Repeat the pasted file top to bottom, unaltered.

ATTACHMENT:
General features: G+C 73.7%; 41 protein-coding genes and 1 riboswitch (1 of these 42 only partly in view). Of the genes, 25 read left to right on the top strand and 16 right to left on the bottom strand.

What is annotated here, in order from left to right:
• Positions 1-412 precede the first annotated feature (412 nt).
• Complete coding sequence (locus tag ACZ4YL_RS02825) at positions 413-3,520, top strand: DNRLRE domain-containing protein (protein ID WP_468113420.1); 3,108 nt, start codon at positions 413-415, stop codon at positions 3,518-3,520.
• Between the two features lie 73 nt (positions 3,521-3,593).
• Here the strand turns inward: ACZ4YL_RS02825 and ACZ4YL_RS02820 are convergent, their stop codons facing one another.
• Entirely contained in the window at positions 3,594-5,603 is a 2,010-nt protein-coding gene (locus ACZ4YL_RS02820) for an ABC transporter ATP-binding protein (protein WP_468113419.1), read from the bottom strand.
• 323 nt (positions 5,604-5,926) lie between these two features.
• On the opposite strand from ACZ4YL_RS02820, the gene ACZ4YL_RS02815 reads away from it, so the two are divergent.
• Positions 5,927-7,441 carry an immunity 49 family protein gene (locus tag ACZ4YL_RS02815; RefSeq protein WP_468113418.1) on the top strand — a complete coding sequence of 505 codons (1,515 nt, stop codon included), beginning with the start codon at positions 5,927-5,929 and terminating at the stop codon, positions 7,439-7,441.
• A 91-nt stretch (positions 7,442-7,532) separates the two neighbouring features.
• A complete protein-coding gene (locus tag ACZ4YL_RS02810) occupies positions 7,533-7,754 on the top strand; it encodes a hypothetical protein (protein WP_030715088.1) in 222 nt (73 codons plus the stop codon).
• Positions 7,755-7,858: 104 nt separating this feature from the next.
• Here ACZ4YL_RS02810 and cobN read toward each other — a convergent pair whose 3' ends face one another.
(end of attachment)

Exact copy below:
General features: G+C 73.7%; 41 protein-coding genes and 1 riboswitch (1 of these 42 only partly in view). Of the genes, 25 read left to right on the top strand and 16 right to left on the bottom strand.

What is annotated here, in order from left to right:
• Positions 1-412 precede the first annotated feature (412 nt).
• Complete coding sequence (locus tag ACZ4YL_RS02825) at positions 413-3,520, top strand: DNRLRE domain-containing protein (protein ID WP_468113420.1); 3,108 nt, start codon at positions 413-415, stop codon at positions 3,518-3,520.
• Between the two features lie 73 nt (positions 3,521-3,593).
• Here the strand turns inward: ACZ4YL_RS02825 and ACZ4YL_RS02820 are convergent, their stop codons facing one another.
• Entirely contained in the window at positions 3,594-5,603 is a 2,010-nt protein-coding gene (locus ACZ4YL_RS02820) for an ABC transporter ATP-binding protein (protein WP_468113419.1), read from the bottom strand.
• 323 nt (positions 5,604-5,926) lie between these two features.
• On the opposite strand from ACZ4YL_RS02820, the gene ACZ4YL_RS02815 reads away from it, so the two are divergent.
• Positions 5,927-7,441 carry an immunity 49 family protein gene (locus tag ACZ4YL_RS02815; RefSeq protein WP_468113418.1) on the top strand — a complete coding sequence of 505 codons (1,515 nt, stop codon included), beginning with the start codon at positions 5,927-5,929 and terminating at the stop codon, positions 7,439-7,441.
• A 91-nt stretch (positions 7,442-7,532) separates the two neighbouring features.
• A complete protein-coding gene (locus tag ACZ4YL_RS02810) occupies positions 7,533-7,754 on the top strand; it encodes a hypothetical protein (protein WP_030715088.1) in 222 nt (73 codons plus the stop codon).
• Positions 7,755-7,858: 104 nt separating this feature from the next.
• Here ACZ4YL_RS02810 and cobN read toward each other — a convergent pair whose 3' ends face one another.